Contrasting response of high and mid elevation Rocky Mountain conifer forests to a massive bark beetle outbreak: The role of plant hydraulics, spatial variability and successional pathways
Bark beetles have increased tree mortality across western North America due to past land use interacting with climate change. Mountain pine and spruce beetles have attacked mid-elevation lodgepole pine and higher elevation Engelmann spruce dominated forests, respectively. The mechanism of mortality is hydraulic failure due to xylem occlusion by beetle-carried blue stain fungi, which causes the trees to die from symptoms that are the same as extreme drought. As the mortality event began in the late 90s to mid-2000s, the hypothesized effects on ecosystem processes and services were 1) lower water use from xylem occlusion, 2) less carbon uptake from limited canopy gas exchange, 3) increased nitrogen cycling from increased litterfall and soil moisture and 4) increased streamflow and organic N and C loading at the watershed scale from the first three consequences.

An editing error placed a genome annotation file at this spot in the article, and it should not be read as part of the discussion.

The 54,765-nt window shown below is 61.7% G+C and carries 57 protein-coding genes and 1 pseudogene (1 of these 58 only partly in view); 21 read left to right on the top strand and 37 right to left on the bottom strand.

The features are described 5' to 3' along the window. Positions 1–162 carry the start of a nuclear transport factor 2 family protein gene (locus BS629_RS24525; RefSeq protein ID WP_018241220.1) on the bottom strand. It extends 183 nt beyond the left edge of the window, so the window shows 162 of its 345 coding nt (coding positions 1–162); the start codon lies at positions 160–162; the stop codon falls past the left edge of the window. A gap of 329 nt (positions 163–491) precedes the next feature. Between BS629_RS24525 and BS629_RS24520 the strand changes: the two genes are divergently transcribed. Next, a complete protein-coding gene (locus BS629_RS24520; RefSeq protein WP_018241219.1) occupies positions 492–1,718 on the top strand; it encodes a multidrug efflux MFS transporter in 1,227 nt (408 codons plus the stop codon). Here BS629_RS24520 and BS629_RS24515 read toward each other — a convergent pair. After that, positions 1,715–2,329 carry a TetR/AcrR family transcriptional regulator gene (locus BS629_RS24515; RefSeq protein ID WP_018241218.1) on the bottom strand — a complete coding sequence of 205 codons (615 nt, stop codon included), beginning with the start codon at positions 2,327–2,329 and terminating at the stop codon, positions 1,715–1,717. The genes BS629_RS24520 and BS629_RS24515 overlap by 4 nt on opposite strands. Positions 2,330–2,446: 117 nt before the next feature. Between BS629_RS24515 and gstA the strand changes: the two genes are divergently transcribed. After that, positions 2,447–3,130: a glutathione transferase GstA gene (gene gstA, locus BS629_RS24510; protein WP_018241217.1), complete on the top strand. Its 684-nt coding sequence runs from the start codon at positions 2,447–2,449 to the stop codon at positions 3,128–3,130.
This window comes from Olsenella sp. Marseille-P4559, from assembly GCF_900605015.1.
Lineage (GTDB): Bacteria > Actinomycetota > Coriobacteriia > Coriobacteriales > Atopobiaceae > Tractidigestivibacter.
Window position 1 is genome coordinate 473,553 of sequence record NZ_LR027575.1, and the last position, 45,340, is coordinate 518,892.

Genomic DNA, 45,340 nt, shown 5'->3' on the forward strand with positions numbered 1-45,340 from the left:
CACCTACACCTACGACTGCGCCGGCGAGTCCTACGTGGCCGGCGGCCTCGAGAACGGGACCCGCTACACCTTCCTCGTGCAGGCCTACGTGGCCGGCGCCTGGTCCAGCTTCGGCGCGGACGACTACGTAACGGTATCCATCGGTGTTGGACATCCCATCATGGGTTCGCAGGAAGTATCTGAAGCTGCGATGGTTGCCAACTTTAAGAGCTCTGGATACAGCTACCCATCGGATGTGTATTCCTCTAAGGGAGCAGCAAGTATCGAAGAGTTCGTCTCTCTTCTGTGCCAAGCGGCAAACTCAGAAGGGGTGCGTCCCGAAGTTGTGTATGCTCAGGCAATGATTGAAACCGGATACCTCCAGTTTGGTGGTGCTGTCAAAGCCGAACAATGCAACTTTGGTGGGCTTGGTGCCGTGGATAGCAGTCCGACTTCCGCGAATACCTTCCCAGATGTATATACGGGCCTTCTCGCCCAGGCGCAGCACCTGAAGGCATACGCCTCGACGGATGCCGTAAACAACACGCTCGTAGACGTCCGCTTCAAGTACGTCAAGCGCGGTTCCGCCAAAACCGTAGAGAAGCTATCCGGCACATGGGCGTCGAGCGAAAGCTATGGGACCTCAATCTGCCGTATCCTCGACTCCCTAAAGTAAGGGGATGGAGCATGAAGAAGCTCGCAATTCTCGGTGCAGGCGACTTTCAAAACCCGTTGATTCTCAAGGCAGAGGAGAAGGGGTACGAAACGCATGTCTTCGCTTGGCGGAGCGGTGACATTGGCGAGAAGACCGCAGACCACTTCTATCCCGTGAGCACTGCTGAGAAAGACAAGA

In many cases the stand-scale effects were as predicted with transpiration falling by 10-35% in proportion to the occluded xylem, carbon uptake declining by > 50% due to lack of canopy gas exchange and nitrogen cycling increasing from elevated litter inputs and stimulated organic matter decomposition. Some stands, especially mid-elevation lodgepole pine did not follow these trends because of residual vegetation taking advantage of the increased resources from the dead trees and rapid succession of new grasses, shrubs and tree seedlings. In these stands, the overall water and carbon exchange to the atmosphere was not reduced at the stand scale and nitrogen cycle stimulations were balanced by gaseous N losses. The succession of new vegetation was taking place at the same time as the trees were dieing. In high elevation spruce stand, the recovery was more rapid than expected with many ecosystem processes returned to pre-mortality levels within several years. At the scale of small to medium-sized watersheds, the impact of mortality was not detectable in stream flow due to the spatial and temporal scale muting of the mortality signal as time and spatial scales increase. The net result is that the dramatic visual impact of bark beetle mortality is not reflected directly in ecosystem processes due to compensating mechanisms. Current ecosystem and watershed models miss these compensating mechanisms with increasing scale and thus over predict the impact of bark beetle mortality.